Whitman ranks last in sustainability report compared to nine peers

Grace Fassio, Staff Reporter

Whitman College ranked last when compared to nine peer institutions in the Summer 2020 Sustainability Tracking, Assessment & Rating System’s (STARS) Comparative Report. The report was developed by Campus Sustainable Coordinator Elissa Brown and Sustainable Research Intern Rosa Woolsey to help educate the community on Whitman’s sustainability efforts and to provide solutions for improvement.

STARS is a system developed by the Association for the Advancement of Sustainability in Higher Education (AASHE) that assesses the sustainability of higher education institutions on four main categories: academics, engagement, operations and planning and administration. The final score is based on the percentage of points an institution earns across these categories with the possibility of four additional points from an innovation leadership category. Colleges earn a score out of 100 points that correlates to a rating of bronze, silver, gold or platinum. 

Whitman College earned 53.78 points and achieved a silver rating.

Brown and Woolsey created the STARS Comparative Report to break down the STARS rating into subcategories and compare Whitman’s sustainability efforts against its peer institutions. They suggested ways to improve Whitman’s scores by noting the successful programs of peer institutions with higher STARS ratings. 

The report summarized the evaluation of Whitman by writing, “Our lowest-rated subcategories are Campus Engagement, Transportation and Investment & Finance; our highest-rated subcategories are Air & Climate, Grounds and Diversity & Affordability. Although these are areas in which we excel, we did not earn full points in any category, so there is still much more to accomplish.” 

Whitman’s low ranking did not surprise Sustainability Coordinator Brown. Whitman started focusing on sustainable approaches later than many other colleges. They hired their first sustainability coordinator in 2013 and adopted the first Climate Action Plan in 2016. The highest-ranking college in the STARS Comparative Report, Colby College in Waterville, Maine, introduced their Environmental Advisory Group to advise the college on sustainability efforts in 2000. Still, Brown was impressed with what they have accomplished. 

“When I arrived at Whitman in the spring of 2019, I was impressed by how much had been accomplished in a relatively short time — it’s part of what encouraged me to accept this position here,” Brown wrote in an email to The Wire. 

Brown emphasized that while the STARS rating is a valuable tool, it is not able to capture all the intricacies of Whitman’s sustainability efforts. Whitman did not earn any points in the subcategory Operations-21: Water Use. Brown explained that this deficiency occurred because Whitman conducted a fully-comprehensive water use inventory for the first time this year.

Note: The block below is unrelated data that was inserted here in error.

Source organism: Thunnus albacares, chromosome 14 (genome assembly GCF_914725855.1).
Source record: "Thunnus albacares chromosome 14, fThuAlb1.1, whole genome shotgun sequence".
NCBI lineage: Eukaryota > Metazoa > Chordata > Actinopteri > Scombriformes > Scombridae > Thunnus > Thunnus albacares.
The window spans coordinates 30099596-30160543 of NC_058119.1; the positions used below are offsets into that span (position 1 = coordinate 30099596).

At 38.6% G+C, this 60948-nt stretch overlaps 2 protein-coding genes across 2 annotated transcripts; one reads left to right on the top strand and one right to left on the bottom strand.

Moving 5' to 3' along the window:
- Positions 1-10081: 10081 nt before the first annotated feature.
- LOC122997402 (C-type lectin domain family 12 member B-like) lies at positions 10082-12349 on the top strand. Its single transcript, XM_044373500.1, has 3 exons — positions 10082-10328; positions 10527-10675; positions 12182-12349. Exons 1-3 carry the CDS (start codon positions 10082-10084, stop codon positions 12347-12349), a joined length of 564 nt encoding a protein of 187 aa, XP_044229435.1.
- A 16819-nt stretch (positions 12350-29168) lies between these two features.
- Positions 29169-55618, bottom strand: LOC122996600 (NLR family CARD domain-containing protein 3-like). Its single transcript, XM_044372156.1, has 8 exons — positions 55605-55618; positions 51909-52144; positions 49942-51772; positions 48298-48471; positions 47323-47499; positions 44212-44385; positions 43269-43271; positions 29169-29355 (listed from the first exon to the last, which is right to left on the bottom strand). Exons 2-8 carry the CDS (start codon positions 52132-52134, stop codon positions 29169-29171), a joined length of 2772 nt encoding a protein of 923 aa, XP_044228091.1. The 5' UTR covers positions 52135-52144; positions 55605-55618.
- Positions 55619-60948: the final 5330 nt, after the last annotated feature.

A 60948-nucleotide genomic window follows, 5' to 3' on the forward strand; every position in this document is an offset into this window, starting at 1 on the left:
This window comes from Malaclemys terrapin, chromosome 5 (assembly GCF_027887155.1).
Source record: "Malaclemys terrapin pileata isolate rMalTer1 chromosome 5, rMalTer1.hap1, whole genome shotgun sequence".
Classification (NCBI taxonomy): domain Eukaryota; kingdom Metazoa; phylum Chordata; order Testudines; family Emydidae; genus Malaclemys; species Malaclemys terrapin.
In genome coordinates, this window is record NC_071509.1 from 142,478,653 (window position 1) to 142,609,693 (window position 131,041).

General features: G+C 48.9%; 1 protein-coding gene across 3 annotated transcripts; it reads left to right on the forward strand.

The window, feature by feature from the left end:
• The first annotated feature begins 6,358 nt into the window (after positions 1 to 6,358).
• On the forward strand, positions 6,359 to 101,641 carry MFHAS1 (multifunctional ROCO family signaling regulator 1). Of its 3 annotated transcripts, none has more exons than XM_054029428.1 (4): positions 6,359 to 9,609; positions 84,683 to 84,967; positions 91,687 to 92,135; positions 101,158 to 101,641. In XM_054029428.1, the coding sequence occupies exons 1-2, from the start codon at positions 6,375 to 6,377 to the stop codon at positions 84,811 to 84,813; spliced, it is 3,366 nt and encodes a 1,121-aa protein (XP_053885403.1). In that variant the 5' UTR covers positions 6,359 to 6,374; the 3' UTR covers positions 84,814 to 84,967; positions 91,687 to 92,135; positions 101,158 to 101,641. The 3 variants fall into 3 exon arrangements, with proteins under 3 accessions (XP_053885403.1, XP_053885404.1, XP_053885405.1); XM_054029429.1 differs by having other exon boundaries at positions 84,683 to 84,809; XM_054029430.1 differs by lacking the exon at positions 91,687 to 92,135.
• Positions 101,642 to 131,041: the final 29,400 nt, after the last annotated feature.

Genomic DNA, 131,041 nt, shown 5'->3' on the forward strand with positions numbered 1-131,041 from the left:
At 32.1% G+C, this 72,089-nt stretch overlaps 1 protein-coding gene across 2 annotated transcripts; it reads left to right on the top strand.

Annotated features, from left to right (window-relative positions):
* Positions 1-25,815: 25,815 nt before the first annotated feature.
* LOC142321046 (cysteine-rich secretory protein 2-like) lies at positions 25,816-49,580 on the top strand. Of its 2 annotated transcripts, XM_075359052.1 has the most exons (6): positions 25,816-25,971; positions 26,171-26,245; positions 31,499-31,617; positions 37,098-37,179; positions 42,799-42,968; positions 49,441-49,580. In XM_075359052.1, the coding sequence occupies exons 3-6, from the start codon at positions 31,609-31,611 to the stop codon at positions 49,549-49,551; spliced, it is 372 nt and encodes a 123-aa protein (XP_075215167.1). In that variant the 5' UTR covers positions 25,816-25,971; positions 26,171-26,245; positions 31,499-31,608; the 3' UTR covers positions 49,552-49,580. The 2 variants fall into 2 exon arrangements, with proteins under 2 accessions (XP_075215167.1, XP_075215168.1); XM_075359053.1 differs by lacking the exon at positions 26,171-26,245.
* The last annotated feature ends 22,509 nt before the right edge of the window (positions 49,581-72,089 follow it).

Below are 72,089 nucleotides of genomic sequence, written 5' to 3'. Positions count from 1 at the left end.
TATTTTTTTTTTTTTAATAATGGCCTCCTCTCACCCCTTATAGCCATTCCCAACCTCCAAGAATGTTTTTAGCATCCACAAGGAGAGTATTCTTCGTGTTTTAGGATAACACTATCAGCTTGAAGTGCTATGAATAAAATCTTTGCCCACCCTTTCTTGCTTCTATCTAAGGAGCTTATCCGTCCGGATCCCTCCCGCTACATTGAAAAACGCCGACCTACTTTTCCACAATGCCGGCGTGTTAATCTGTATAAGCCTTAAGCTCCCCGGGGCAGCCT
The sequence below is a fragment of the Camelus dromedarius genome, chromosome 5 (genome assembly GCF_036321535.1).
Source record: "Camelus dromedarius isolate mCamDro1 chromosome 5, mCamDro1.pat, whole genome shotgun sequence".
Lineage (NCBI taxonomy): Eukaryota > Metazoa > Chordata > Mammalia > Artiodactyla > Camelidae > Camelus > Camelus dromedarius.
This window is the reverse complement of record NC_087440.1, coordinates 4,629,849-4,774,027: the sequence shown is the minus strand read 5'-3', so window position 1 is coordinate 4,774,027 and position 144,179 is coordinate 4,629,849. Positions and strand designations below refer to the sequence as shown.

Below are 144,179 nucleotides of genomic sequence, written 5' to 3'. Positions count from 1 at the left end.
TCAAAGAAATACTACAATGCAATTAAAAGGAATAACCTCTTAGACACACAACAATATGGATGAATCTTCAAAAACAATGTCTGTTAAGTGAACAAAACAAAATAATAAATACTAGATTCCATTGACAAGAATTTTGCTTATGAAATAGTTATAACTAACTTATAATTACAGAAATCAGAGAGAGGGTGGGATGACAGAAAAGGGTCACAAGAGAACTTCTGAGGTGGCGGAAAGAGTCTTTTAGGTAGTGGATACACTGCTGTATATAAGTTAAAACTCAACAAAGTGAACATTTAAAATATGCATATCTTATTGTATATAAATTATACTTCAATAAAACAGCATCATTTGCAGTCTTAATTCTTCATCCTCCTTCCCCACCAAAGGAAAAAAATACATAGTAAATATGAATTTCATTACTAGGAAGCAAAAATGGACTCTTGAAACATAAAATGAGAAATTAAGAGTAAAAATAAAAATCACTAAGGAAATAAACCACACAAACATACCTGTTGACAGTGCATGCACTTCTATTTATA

ASWC Sustainability Committee Co-Chair Sam Kinzel agreed that the STARS rating doesn’t fully encapsulate the efforts being put in at Whitman toward sustainability efforts. 

“It doesn’t talk about how long that it took [to make progress] or how much dedication and effort the students and faculty and staff that were behind it really put into it,” Kinzel said.

Despite Whitman’s low score, Kinzel is optimistic about the future of sustainability at the college. Kinzel believes the report is an excellent road map that gives Whitman tangible solutions on how to improve its sustainability efforts. 

Discussions on how to improve Whitman’s sustainability efforts have already started.

“The President’s Sustainability Advisory Committee (PSAC) is forming working groups to pursue no/low-cost opportunities identified in this report that we can implement even in this time of unpredictability for the college, particularly in Academics and Engagement — two of our lowest-ranked categories,” Brown said. “Related to Engagement, we initiated the concept of a peer-to-peer network for diversity, equity, inclusion and sustainability that we are now collaborating to develop as an Inclusion Task Force action item.”

These no to low cost opportunities are particularly attractive for colleges as they navigate the financial implications of COVID-19. Chief Financial Officer Peter Harvey expressed this concern in an email to The Wire.

“It will be a challenge to make as much progress as any of us want given the current constraints from the pandemic and the financial ramifications all colleges face in these times,” Harvey said. “We will keep working toward our common goal of a sustainable future.”  

Brown explained that the Office of Sustainability relies heavily on collaborations with other groups to make progress across campus. 

Kinzel also highlighted several projects that the ASWC Sustainability Committee has been collaborating on with other groups. The committee is partnering with the Diversity, Equity and Inclusion Committee to refresh Whitman’s Sustainability Principles. They also partnered with Planned Parenthood Generation Action to offer free menstrual cups to students to help reduce the amount of trash that feminine hygiene products create.

Rankings for sustainability vary widely by methodology. Whitman ranked 9th in The Princeton Review’s Top 50 Green Colleges for 2021. The report was released Tuesday, Oct. 20. Although The Princeton Review uses AASHE data, their ranking methodology differs from Whitman’s sustainability report, and takes student opinion into account.

Rosa Woolsey previously worked for The Wire as a staff reporter.